Sitting on a bluff overlooking the Colorado River, three miles west of the confluence of the Colorado and the historic Gila River, stand the ruins of Arizona’s famous Territorial Prison.
Fans of Travel Channel’s Ghost Adventures know it as “Hell Hole Prison” for the dark and twisted tales which linger long after the last inmates occupied this first prison of the Arizona Territory. For many others, the 1957 and 2007 films “3:10 to Yuma” are what bring this “Hell Hole Prison” to mind.
On July 1, 1876, the first seven inmates entered the Territorial Prison at Yuma and were locked into the new cells they had built themselves. Thus began the legend of the Yuma Territorial Prison.
A total of 3,069 prisoners, including 29 women, lived within the walls during the prison’s 33-year existence between 1876 and 1909. Their crimes ranged from murder to polygamy with grand larceny being the most common. A majority served only portions of their sentences due to the ease with which paroles and pardons were obtained.
One hundred eleven persons died while serving their sentences, most from tuberculosis, which was common throughout the territory. Of the many prisoners who attempted escape, 26 were successful and eight died from gunshot wounds. No executions took place at the prison because capital punishment was administered by the county governments.
Despite an infamous reputation, the historical written record indicates that the prison was humanely administered and was a model institution for its time. The only punishments were the “dark cell” for inmates who broke prison regulations, and the “ball and chain” for those who tried to escape.
Prisoners had free time during which they hand-crafted many items to be sold at public bazaars held at the prison on Sundays after church services. Prisoners also had regular medical attention and access to a hospital.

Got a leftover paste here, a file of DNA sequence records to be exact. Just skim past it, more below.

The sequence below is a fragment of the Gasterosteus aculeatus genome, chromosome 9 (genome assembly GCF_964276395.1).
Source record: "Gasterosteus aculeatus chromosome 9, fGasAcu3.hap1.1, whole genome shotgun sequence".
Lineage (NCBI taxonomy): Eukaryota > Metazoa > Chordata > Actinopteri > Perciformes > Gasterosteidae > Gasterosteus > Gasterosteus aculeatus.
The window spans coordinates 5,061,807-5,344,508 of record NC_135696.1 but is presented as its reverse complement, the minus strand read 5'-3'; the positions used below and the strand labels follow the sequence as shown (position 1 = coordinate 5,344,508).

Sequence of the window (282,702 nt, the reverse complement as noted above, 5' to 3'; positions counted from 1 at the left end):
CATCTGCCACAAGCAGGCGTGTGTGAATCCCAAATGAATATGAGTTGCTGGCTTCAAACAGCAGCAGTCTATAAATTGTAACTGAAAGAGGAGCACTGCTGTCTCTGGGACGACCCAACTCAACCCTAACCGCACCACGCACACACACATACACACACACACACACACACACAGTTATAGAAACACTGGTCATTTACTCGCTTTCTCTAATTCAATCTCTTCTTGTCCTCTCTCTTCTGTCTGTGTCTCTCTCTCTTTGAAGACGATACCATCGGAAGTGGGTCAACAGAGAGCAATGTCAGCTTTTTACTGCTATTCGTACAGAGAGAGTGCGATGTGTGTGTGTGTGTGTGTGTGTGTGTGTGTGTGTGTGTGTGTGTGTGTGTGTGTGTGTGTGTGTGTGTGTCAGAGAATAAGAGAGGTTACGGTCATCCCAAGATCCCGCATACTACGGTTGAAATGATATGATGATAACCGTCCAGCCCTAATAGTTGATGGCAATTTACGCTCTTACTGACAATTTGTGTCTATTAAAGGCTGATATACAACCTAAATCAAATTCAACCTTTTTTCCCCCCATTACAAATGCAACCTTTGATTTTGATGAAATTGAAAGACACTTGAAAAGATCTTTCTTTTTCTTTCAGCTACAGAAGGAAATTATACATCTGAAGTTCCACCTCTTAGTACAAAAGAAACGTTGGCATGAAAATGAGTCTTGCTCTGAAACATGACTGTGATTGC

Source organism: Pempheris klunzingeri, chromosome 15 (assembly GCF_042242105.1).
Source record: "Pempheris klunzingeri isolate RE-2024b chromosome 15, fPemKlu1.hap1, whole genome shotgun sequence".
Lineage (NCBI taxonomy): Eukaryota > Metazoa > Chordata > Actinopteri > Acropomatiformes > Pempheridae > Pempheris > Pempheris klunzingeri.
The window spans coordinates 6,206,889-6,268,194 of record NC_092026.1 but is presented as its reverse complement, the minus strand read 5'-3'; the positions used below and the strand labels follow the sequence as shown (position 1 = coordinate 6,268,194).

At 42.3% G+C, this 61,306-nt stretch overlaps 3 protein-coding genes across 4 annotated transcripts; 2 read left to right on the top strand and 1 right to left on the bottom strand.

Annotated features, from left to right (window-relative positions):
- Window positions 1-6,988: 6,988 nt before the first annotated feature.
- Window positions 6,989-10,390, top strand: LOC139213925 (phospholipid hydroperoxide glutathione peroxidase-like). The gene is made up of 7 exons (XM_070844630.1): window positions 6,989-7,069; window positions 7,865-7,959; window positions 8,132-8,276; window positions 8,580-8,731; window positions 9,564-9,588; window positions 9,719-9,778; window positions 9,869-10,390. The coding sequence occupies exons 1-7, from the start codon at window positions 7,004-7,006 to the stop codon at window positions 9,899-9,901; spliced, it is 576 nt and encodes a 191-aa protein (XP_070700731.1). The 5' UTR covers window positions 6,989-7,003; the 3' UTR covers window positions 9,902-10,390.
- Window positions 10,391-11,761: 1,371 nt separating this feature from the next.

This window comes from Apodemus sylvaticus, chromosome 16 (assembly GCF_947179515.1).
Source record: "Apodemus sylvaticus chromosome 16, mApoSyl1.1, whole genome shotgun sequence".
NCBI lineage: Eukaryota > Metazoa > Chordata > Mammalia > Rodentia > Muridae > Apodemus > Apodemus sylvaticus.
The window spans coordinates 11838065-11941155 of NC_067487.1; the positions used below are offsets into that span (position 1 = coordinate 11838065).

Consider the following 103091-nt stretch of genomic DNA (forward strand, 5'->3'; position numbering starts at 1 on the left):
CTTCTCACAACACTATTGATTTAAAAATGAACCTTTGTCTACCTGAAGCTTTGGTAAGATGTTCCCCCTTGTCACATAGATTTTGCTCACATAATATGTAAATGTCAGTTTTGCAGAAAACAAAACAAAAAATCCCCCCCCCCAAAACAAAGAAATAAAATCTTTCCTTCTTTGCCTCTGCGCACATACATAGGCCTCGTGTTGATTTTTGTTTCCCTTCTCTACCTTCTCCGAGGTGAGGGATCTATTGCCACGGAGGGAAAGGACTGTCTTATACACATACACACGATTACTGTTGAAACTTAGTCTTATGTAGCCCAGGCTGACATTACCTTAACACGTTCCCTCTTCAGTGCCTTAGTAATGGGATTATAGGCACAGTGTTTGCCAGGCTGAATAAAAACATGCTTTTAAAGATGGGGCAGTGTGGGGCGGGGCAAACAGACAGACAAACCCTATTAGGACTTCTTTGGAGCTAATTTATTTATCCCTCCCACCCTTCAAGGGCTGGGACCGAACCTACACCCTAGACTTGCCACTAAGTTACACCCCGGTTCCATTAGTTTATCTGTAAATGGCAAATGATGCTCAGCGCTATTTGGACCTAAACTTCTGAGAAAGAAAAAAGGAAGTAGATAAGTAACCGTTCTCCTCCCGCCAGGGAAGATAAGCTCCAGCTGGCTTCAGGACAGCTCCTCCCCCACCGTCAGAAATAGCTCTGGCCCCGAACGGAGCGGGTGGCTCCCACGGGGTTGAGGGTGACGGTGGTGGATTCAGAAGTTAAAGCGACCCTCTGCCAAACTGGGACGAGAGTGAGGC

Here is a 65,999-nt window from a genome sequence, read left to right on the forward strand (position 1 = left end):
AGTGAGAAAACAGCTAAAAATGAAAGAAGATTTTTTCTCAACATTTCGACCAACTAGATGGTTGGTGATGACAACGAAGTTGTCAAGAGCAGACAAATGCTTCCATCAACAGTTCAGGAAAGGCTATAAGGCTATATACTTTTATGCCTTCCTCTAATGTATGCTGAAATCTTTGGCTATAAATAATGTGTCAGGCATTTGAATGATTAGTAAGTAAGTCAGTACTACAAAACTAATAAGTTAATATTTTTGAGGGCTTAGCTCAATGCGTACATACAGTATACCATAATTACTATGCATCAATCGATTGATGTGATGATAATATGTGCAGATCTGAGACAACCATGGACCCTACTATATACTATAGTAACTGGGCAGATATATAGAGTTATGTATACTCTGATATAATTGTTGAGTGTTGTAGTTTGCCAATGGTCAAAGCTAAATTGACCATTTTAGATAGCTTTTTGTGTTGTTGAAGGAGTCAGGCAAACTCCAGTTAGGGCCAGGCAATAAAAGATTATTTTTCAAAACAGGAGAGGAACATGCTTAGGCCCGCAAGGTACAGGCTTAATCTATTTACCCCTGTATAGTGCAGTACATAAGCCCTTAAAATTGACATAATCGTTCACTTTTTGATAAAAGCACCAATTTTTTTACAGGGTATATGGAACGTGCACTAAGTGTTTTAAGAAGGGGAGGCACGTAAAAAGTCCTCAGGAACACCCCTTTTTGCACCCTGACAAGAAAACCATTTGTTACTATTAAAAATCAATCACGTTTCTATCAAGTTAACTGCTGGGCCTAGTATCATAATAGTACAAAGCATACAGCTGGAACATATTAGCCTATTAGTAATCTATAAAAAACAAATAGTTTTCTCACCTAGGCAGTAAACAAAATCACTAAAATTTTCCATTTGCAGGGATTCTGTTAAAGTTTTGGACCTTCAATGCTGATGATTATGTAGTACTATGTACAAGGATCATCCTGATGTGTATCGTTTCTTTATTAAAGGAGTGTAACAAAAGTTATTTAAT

Schooling was available for convicts, and many learned to read and write. The prison housed one of the first “public” libraries in the territory, and the fee charged to visitors for a tour of the institution was used to purchase books. One of the early electrical generating plants in the West furnished power for lights and ran a ventilation system in the cell blocks.
By 1907, the prison was severely overcrowded, and there was no room on Prison Hill for expansion. Convicts constructed a new facility in Florence, Arizona, and the last prisoner left Yuma on September 15, 1909.
Today, Yuma Territorial Prison State Historic Park is open, welcoming convicts of another kind—those guilty of having a curiosity for what it was like to work and live inside the prison walls.
The cells, main gate, and guard tower are still standing providing visitors with a glimpse of convict life in the Southwest over a century ago.
An introductory exhibit is located in the Visitor Center along with photographs and a video presentation. Outside buildings and features include original cellblocks, water tank, guard tower, sally port (entrance gate), library room, the dark cell, caliche hill, new yard, and cells. Interpretive panels are situated throughout the historic site. A large mural painting of Arizona Native Americans and scenery by a WWII Italian POW graces one of the walls.
Turn yourself in for a fascinating experience, which includes a look into “The Dark Cell” and a look back at the men AND women who served hard time in Yuma. Parole included with the price of admission.
And, you don’t have to wait until 3:10; the park is open from 9 am -5 pm daily so stop in and take a walk through a big slice of the history of the Old West.
Yuma Prison State Historic Park is situated on a bluff above the Colorado River in Yuma. It is located at the Fourth Avenue exit south from Interstate 8 (Exit 1). After crossing the Colorado River, the entrance to the park is on the east side of Fourth Avenue.
Forecast for snow…sometime in the future, but not today, and definitely not in YUMA! What a beautiful day!